“The greatest prime minister who never was,” is how many admirers on the right characterized Great Britain’s Lord Hailsham upon his death last year at age 94.
Conservative Margaret Thatcher came to power in 1979 and put genuinely conservative ideas about a free society into action. One of the premier intellectual sculptors of those ideas was the man christened Quentin Hogg. Hogg twice took the title of Lord Hailsham: first, reluctantly, upon the death of his father in 1950, when Hogg was forced to end his stint in the House of Commons to assume a hereditary peerage; then, after renouncing the title to re-enter politics, he accepted it willingly in 1970 to become Lord Chancellor, overseer of Britain’s judiciary.
Geoffrey Lewis’s Lord Hailsham: A Life vividly brings back to life this remarkable man who, in the 1950s and early 1960s, seemed to be Britain’s Russell Kirk, William F. Buckley, and Barry Goldwater all at once. As British Conservatives today are languishing and grasping for fresh initiatives with which to challenge Prime Minister Tony Blair and his Labor Party, Hailsham’s life and work are particularly poignant reading. Hailsham breathed fresh life into the British Conservative Party with The Case for Conservatism, a book which forcefully defines freedom as the “diffusion of power” and makes a solid case for the free society over statism. More than half-a-century later, this cogent book is as well respected in Britain as Kirk’s American classic, The Conservative Mind.
As Conservative Party chairman during its triumphant re-election of 1959, Hailsham became a hero to the party as its winning campaign manager and seemed destined to become prime minister. He was, in fact, the first choice of an ailing Harold Macmillan as his successor in 1963. But a series of missteps that year at the Blackpool Conservative conference convinced Macmillan and other Tory elders that His lordship’s quirky exuberance made him unsuitable for head of government.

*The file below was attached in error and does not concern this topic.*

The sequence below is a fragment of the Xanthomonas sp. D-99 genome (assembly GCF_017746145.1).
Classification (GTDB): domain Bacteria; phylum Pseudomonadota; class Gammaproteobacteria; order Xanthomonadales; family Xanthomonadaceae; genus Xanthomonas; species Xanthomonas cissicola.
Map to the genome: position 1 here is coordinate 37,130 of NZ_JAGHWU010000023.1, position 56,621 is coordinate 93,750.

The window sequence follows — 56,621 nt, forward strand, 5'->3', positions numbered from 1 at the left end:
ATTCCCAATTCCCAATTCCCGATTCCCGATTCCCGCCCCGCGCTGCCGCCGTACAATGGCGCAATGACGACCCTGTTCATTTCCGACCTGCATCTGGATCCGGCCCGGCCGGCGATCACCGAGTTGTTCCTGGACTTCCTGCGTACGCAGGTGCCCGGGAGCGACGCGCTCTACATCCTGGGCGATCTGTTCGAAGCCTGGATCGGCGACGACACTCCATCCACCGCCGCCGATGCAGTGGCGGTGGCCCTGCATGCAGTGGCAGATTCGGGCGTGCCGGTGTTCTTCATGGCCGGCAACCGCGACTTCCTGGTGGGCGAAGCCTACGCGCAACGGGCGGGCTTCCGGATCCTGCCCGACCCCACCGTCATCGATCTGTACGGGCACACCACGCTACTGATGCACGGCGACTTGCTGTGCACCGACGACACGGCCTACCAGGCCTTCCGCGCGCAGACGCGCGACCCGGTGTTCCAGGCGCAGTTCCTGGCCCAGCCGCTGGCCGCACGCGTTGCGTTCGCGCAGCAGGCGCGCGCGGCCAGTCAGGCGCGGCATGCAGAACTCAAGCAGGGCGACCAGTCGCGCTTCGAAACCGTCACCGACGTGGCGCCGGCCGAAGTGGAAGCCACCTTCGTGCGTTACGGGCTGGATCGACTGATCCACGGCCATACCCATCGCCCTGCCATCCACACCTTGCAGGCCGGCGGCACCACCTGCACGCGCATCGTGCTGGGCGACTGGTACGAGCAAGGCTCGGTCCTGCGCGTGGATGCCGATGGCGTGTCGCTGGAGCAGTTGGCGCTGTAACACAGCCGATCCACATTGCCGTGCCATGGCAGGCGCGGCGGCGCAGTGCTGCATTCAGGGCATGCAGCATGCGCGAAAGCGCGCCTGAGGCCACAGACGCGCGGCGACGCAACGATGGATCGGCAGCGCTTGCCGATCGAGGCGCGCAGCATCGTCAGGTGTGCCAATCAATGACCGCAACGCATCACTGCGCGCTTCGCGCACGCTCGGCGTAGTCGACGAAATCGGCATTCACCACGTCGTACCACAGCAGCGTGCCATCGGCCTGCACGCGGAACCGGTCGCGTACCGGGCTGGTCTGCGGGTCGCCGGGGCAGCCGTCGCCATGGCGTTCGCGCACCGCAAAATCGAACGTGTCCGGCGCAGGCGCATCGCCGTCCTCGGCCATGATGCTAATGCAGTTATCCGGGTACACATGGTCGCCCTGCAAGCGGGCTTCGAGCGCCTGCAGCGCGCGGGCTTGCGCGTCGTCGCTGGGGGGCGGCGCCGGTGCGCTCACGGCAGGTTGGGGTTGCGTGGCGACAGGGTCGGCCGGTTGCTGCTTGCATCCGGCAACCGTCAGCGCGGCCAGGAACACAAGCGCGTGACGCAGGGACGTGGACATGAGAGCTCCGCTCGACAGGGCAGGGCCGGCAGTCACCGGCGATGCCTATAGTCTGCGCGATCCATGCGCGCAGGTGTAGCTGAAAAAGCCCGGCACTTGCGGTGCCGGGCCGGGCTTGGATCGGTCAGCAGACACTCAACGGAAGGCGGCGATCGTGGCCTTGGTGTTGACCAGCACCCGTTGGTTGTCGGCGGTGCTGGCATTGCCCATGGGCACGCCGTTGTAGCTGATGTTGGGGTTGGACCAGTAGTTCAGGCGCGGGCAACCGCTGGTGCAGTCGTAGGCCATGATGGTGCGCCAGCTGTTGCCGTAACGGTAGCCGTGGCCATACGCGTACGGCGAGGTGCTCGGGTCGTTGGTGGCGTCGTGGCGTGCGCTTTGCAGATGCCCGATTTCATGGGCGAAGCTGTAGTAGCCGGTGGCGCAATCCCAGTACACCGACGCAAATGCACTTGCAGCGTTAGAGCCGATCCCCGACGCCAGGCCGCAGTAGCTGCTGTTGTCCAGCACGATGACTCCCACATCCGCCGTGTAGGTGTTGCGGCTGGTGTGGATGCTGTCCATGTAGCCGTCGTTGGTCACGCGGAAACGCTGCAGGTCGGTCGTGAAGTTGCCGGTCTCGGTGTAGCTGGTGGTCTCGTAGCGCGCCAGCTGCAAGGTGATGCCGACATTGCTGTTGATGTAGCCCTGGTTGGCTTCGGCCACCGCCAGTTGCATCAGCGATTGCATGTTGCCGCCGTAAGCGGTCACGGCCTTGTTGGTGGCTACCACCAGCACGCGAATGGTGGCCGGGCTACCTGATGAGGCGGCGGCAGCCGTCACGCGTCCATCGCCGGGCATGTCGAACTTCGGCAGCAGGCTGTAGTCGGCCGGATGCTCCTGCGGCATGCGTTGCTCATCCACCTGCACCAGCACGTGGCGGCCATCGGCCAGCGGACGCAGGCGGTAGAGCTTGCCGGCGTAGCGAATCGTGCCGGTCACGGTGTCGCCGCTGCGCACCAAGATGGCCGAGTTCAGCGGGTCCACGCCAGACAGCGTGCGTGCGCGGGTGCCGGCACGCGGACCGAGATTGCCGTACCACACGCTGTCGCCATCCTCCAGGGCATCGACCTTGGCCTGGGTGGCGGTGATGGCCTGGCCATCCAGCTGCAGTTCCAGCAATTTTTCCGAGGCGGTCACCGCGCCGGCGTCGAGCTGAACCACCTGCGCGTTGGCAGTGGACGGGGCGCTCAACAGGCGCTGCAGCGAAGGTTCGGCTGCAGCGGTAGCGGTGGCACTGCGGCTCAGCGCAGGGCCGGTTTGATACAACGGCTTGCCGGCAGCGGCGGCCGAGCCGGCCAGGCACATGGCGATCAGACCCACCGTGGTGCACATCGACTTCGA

Macmillan switched his endorsement of heir to another peer, Lord Home, who thereupon disclaimed his title and surfaced in the House of Commons as Alec Douglas-Home, Conservative leader and prime minister. It proved a disastrous selection. Within a year, the colorless, wooden Home became the first Conservative prime minister in 14 years to lose an election. The Labor Party, under the youthful and energetic Harold Wilson, won by a margin of four seats to take the House of Commons.
When he was named first Lord of the Admiralty (the British secretary of the navy) in 1957, Hailsham learned of the disastrous government plan to attack the Suez Canal. He personally opposed the attack, “Operation Musketeer,” but oversaw this mission. It was Britain’s blackest mark in postwar years and another roadblock to Hailsham’s political ascent.
Like Barry Goldwater in his twilight years, Hailsham would find himself in clashes with younger soulmates on the right, as times and issues were changing. In 1968, he vociferously denounced fellow “Shadow Cabinet” member Enoch Powell’s warning about the dangers of liberal immigration and calls for repatriation of immigrants to their homelands. That stand resulted in Powell’s removal from the shadow Cabinet, but it almost surely helped the Tories return to power in 1970.
Lord Hailsham’s personal friendship and philosophical conviviality with Baroness Thatcher notwithstanding, Hailsham expressed doubts about the way the party was run when she was leading the opposition. He was disturbed by its “extreme right image.” This echoed the same charges moderates had voiced about him a decade before. After Thatcher took office, Hailsham “came to accept the rightness of her policies” and agreed that Britain had to turn back from “the road to irreversible socialism”‘
Lord Hailsham’s political judgment and instincts were by no means flawless. His life, his ability to motivate through the printed word and mass media made a lasting mark on the Conservative Party and British conservatism. Margaret Thatcher may have said it best: “He always got the big questions right.”